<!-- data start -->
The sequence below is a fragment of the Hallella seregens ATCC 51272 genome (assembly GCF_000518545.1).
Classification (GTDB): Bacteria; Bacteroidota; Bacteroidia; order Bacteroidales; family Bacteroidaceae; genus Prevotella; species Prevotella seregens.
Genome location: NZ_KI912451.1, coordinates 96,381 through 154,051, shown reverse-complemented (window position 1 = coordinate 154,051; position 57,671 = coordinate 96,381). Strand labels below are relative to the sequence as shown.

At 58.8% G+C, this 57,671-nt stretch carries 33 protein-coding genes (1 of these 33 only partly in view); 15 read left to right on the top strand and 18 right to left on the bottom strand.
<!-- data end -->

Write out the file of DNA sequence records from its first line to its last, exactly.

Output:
The sequence below is a fragment of the Hallella seregens ATCC 51272 genome (assembly GCF_000518545.1).
Classification (GTDB): Bacteria; Bacteroidota; Bacteroidia; order Bacteroidales; family Bacteroidaceae; genus Prevotella; species Prevotella seregens.
Genome location: NZ_KI912451.1, coordinates 96,381 through 154,051, shown reverse-complemented (window position 1 = coordinate 154,051; position 57,671 = coordinate 96,381). Strand labels below are relative to the sequence as shown.

At 58.8% G+C, this 57,671-nt stretch carries 33 protein-coding genes (1 of these 33 only partly in view); 15 read left to right on the top strand and 18 right to left on the bottom strand.